Jeremy Mitchell, 32, of the 2700 block of S. MacArthur Blvd., on April 7, 2021, 1) possession with intent to distribute 28 grams or more of crack cocaine; 2) possession with intent to distribute 40 grams or more of fentanyl; 3) possession of a firearm in furtherance of drug trafficking; and, 4) felon in possession of a firearm; and,
Demetrius M. Robertson, 29, of the 2300 block of S. 8th St., on Feb. 25, 2021, alleged 1) felon in possession of a firearm; 2) possession with intent to distribute marijuana; and, 3) possession of a firearm in furtherance of drug trafficking; 4) possession with intent to distribute marijuana on Jan. 8, 2021; and, 5) possession of a firearm by a felon on June 27, 2020.
Springfield Police Chief Kenny Winslow said, “The Springfield Police Department has worked diligently, collaborating with Federal agencies, including the U.S. Attorney’s Office, to ensure that those responsible for gun crimes are held accountable. Project Safe Neighborhoods, as well as cooperation with other local, state and county law enforcement and prosecutors acts as a force multiplier within our community, providing the residents of Springfield the utmost safety and peace of mind.”
“The escalation in the number of gun violence cases as well as the random locations is concerning to all of the law enforcement community,” said Sangamon County Sheriff Jack Campbell. “The Sheriff’s Office will continue to work with all our partners to identify the offenders and bring them to justice. But we need help from our citizens. Anything you see and anything you know about these crimes needs to be reported.”
The defendants have been ordered to remain detained in the custody of the U.S. Marshals Service pending their respective trial dates.
If convicted, the maximum statutory penalty for the gun offenses charged, including felon in possession of a firearm, felon in possession of ammunition, and possession of an unregistered shotgun with a barrel less than 18” is up to 10 years in prison. The two defendants charged with additional drug trafficking offenses face penalties of 10 years to life for crack cocaine and fentanyl, and up to five years in prison for marijuana, if convicted. For possession of a firearm in furtherance of drug trafficking, the penalty is at least five years and up to life in prison to be served consecutive to the sentence imposed for the underlying drug offense.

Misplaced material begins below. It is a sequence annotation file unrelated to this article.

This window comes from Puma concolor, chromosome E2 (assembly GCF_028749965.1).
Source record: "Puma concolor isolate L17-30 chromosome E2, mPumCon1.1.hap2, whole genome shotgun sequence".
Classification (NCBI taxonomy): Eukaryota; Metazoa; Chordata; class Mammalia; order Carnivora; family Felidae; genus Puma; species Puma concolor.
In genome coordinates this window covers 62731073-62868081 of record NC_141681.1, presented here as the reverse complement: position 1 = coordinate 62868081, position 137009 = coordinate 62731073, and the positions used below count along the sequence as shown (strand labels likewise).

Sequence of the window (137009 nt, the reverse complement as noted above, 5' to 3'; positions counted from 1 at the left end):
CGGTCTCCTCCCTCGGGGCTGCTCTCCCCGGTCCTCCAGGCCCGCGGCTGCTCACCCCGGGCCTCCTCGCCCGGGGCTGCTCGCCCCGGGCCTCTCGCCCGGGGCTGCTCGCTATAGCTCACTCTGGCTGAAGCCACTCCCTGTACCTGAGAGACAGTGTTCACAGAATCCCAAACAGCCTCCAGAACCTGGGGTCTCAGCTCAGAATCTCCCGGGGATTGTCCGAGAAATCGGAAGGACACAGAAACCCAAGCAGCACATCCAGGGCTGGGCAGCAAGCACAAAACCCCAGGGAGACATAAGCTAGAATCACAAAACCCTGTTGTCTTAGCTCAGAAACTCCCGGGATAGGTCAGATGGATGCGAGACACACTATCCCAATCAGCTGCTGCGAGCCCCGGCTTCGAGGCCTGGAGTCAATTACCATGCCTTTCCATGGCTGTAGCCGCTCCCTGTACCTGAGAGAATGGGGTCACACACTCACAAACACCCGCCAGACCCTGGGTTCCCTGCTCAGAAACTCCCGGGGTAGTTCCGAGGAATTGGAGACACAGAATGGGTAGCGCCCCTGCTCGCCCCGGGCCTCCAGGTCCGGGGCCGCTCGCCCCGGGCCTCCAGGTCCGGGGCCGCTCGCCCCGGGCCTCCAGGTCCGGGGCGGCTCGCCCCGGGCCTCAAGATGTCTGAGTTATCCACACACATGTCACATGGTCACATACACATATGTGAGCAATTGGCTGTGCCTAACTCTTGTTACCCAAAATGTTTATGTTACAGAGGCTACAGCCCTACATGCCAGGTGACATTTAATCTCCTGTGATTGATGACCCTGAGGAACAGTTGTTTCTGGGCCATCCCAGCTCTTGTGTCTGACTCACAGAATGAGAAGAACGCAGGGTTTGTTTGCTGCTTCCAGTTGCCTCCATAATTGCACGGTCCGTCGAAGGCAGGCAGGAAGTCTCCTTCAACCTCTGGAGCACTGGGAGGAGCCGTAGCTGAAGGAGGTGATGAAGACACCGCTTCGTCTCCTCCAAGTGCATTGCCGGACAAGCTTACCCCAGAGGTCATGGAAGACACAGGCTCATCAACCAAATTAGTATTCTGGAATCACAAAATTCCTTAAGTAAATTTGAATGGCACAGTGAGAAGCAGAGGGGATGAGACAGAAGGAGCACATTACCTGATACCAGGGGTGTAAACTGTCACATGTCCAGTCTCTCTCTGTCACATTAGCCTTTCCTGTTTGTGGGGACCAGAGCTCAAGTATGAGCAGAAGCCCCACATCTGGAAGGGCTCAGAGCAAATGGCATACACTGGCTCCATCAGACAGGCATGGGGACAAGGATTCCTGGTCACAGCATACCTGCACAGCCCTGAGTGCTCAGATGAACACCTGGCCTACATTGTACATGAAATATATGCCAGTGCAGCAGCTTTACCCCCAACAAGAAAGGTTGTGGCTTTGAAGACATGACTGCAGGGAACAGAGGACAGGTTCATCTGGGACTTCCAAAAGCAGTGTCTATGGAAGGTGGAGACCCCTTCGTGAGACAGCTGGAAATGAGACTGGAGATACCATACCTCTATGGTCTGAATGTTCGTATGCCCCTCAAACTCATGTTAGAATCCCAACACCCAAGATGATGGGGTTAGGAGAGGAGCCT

Assistant U.S. Attorneys Sierra Senor-Moore, Sarah Seberger, and Matthew Z. Weir represent the government in the federal case prosecutions.
Members of the public are reminded that an indictment is merely an accusation; each defendant is presumed innocent unless proven guilty.
The Department of Justice’s recent renewed commitment to Project Safe Neighborhoods establishes four fundamental principles to guide efforts to reduce violent crime: 1) build trust and legitimacy within communities; 2) invest in community-based prevention and intervention programs; 3) target enforcement and priorities to focus resources on identifying, investigating, and prosecuting the most significant drivers of gun violence and other violent crime; and, 4) measure results with the goal to reduce the level of violence in our communities and not to increase the number of arrests and prosecutions as if they were ends in themselves.